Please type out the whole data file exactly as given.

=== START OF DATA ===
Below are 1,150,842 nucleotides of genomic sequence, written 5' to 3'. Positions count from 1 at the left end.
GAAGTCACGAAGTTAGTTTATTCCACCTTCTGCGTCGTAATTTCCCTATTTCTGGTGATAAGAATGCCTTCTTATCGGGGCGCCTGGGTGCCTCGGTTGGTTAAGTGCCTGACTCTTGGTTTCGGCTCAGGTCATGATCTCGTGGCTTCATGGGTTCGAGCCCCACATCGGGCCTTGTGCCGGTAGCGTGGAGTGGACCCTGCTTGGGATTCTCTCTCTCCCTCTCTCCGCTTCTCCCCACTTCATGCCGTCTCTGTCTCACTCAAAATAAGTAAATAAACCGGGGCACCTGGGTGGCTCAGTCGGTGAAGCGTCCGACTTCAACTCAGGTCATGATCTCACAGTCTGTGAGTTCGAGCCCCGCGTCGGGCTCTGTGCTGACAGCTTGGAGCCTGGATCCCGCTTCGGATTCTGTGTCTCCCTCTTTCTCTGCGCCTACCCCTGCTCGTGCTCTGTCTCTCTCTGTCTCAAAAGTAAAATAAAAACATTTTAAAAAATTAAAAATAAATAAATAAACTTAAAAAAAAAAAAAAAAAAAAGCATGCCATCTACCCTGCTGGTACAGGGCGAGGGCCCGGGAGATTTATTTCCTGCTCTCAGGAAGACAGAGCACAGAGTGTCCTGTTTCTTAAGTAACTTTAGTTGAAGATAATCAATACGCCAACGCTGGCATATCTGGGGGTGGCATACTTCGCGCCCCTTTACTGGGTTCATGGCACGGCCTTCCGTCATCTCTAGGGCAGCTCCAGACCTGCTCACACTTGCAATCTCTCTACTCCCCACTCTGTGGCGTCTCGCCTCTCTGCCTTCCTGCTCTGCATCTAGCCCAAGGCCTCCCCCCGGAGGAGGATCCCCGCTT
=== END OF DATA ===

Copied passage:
Below are 1,150,842 nucleotides of genomic sequence, written 5' to 3'. Positions count from 1 at the left end.
GAAGTCACGAAGTTAGTTTATTCCACCTTCTGCGTCGTAATTTCCCTATTTCTGGTGATAAGAATGCCTTCTTATCGGGGCGCCTGGGTGCCTCGGTTGGTTAAGTGCCTGACTCTTGGTTTCGGCTCAGGTCATGATCTCGTGGCTTCATGGGTTCGAGCCCCACATCGGGCCTTGTGCCGGTAGCGTGGAGTGGACCCTGCTTGGGATTCTCTCTCTCCCTCTCTCCGCTTCTCCCCACTTCATGCCGTCTCTGTCTCACTCAAAATAAGTAAATAAACCGGGGCACCTGGGTGGCTCAGTCGGTGAAGCGTCCGACTTCAACTCAGGTCATGATCTCACAGTCTGTGAGTTCGAGCCCCGCGTCGGGCTCTGTGCTGACAGCTTGGAGCCTGGATCCCGCTTCGGATTCTGTGTCTCCCTCTTTCTCTGCGCCTACCCCTGCTCGTGCTCTGTCTCTCTCTGTCTCAAAAGTAAAATAAAAACATTTTAAAAAATTAAAAATAAATAAATAAACTTAAAAAAAAAAAAAAAAAAAAGCATGCCATCTACCCTGCTGGTACAGGGCGAGGGCCCGGGAGATTTATTTCCTGCTCTCAGGAAGACAGAGCACAGAGTGTCCTGTTTCTTAAGTAACTTTAGTTGAAGATAATCAATACGCCAACGCTGGCATATCTGGGGGTGGCATACTTCGCGCCCCTTTACTGGGTTCATGGCACGGCCTTCCGTCATCTCTAGGGCAGCTCCAGACCTGCTCACACTTGCAATCTCTCTACTCCCCACTCTGTGGCGTCTCGCCTCTCTGCCTTCCTGCTCTGCATCTAGCCCAAGGCCTCCCCCCGGAGGAGGATCCCCGCTT